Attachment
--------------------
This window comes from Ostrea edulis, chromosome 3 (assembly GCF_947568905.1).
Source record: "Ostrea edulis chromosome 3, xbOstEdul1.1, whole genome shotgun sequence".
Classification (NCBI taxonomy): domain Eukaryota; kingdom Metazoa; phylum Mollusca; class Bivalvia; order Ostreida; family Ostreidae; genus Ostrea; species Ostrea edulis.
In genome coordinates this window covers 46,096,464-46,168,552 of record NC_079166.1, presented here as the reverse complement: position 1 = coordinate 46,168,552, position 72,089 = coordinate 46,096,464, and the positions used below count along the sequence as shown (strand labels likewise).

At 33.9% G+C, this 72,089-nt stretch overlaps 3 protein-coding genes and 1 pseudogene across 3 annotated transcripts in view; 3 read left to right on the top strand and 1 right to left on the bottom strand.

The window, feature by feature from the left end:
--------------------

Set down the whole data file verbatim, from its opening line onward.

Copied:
This window comes from Ostrea edulis, chromosome 3 (assembly GCF_947568905.1).
Source record: "Ostrea edulis chromosome 3, xbOstEdul1.1, whole genome shotgun sequence".
Classification (NCBI taxonomy): domain Eukaryota; kingdom Metazoa; phylum Mollusca; class Bivalvia; order Ostreida; family Ostreidae; genus Ostrea; species Ostrea edulis.
In genome coordinates this window covers 46,096,464-46,168,552 of record NC_079166.1, presented here as the reverse complement: position 1 = coordinate 46,168,552, position 72,089 = coordinate 46,096,464, and the positions used below count along the sequence as shown (strand labels likewise).

At 33.9% G+C, this 72,089-nt stretch overlaps 3 protein-coding genes and 1 pseudogene across 3 annotated transcripts in view; 3 read left to right on the top strand and 1 right to left on the bottom strand.

The window, feature by feature from the left end: